Location:2009 Annual Report
1a. Objectives (from AD-416)
Objective 1: Identify adipose tissue genes and physiological pathways underlying variation in seasonal infertility in swine. Sub-objective 1.A: Identify physiological pathways that underlie the relationship between reproductive losses due to seasonal infertility. Sub-objective 1.B: Identify changes in adipose tissue gene expression underlying variation in seasonal infertility in swine. Objective 2: Define physiological factors contributing to gastrointestinal-microbial population and immune function that are associated with seasonal infertility in sows. Sub-objective 2.A: Identify microbial popoulation changes and sensitivity to antimicrobials associated with seasonal infertility. Sub-objective 2.B: Characterize functional changes in systemic and tissue level inflammatory and immune cells that are associated with seasonal infertility in the sow. Objective 3: Determine if a relationship exists between reproductive losses due to seasonal infertility and adipocyte function, metabolism and uterine function. Sub-objective 3.A: Identify genes that are related to physiological pathways that are associated with seasonal infertility and associated adipocyte function and metabolism. Sub-objective 3.B: Identify genes that are related to physiological pathways that are associated with seasonal infertility and pregnancy failure. Objective 4: To map patterns of gene expression that underlie adipose tissue deposition and identify intervention control points to reduce fat deposition.
1b. Approach (from AD-416)
Seasonal infertility is proposed to be due to many stressors such as social environment, management, nutrition, thermal environment, and photoperiod. These factors affect neuroendocrine function of the sow, resulting in reduced fertility. It is well established that level of nutrition during lactation affects body condition and weaning-to-estrus interval. A manifestation of these stressors is an alteration in metabolic mass, a reduction in food intake and its correlated metabolic rate, which may be the triggering mechanism. Thus, seasonal infertility may also in part be due to reduced body fat and altered adipocyte function and secretion of regulatory proteins. An integrated and multidisciplinary approach, combining microarray technology with the study of endocrinology, adipocyte function, immune function and gastrointestinal microbial ecology in order to elucidate the mechanisms that contribute to seasonal infertility in the sow. This systems approach will provide an unprecedented opportunity to identify important genes and gene interactions and physiological pathways contributing to variation in seasonal fertility.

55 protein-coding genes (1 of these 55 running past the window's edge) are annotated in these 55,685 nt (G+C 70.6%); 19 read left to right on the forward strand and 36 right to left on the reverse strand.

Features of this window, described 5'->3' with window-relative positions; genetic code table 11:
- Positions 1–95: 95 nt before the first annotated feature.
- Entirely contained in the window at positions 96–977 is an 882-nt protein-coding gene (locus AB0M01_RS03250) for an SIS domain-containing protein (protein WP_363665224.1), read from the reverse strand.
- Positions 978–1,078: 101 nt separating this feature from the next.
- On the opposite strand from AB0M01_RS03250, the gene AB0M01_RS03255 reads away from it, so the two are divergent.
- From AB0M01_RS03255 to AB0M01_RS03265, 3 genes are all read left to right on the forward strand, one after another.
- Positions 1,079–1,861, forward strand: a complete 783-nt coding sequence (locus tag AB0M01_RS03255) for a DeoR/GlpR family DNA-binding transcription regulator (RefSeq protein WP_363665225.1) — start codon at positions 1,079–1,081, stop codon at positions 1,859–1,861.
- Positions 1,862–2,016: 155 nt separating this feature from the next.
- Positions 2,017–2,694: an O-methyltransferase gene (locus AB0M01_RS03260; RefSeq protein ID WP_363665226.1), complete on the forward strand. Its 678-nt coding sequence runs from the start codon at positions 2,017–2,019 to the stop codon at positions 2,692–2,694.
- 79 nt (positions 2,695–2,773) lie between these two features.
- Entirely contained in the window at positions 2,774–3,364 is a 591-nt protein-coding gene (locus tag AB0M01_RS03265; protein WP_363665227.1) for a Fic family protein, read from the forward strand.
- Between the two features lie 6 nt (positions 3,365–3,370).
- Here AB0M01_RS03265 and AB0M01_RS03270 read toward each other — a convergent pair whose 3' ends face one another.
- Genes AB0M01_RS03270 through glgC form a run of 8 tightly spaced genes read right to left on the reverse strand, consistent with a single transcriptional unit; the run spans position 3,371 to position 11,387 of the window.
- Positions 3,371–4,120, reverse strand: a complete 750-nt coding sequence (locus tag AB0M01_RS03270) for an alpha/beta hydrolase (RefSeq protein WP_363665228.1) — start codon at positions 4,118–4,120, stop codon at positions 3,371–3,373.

3. Progress Report
Data, adipose tissue, blood samples, and fecal samples were collected from four groups of multiparous sow farrowing in the winter (December-March) and in the summer (June-September). Blood and fecal samples were analyzed. Based on retrospective classification criteria used to classify sows as seasonally infertile, there was no difference between winter and summer farrowing sows. Therefore, adipose tissue was not subjective to microarray analysis.
1. Identify microbial popoulation changes and sensitivity to antimicrobials associated with seasonal infertility. Serotyping and antimicrobial susceptibility tests were conducted on fecal samples collected from sows farrowing in the winter and summer. There were no seasonal differences detected in gut microbial population or sensitivity to antimicrobials.
2. Characterize functional changes in systemic and tissue level inflammatory and immune cells that are associated with seasonal infertility in the sow. Winter sows had a lower level of basal neutrophil and mononuclear cell inflammatory activation than the summer sows. Summer sows also exhibited a decline in circulating IgG levels which is consistent with the change in neutrophil and mononuclear cell inflammatory responses observed. These results indicate seasonal related suppression of adaptive immune function in the sow.
Barb, C.R., Hausman, G.J. 2009. Insulin-like growth factor-I feedback regulation of growth hormone and luteinizing hormone secretion in the pig: Evidence for a pituitary site of action. Animal. v.3(6) p. 844-849.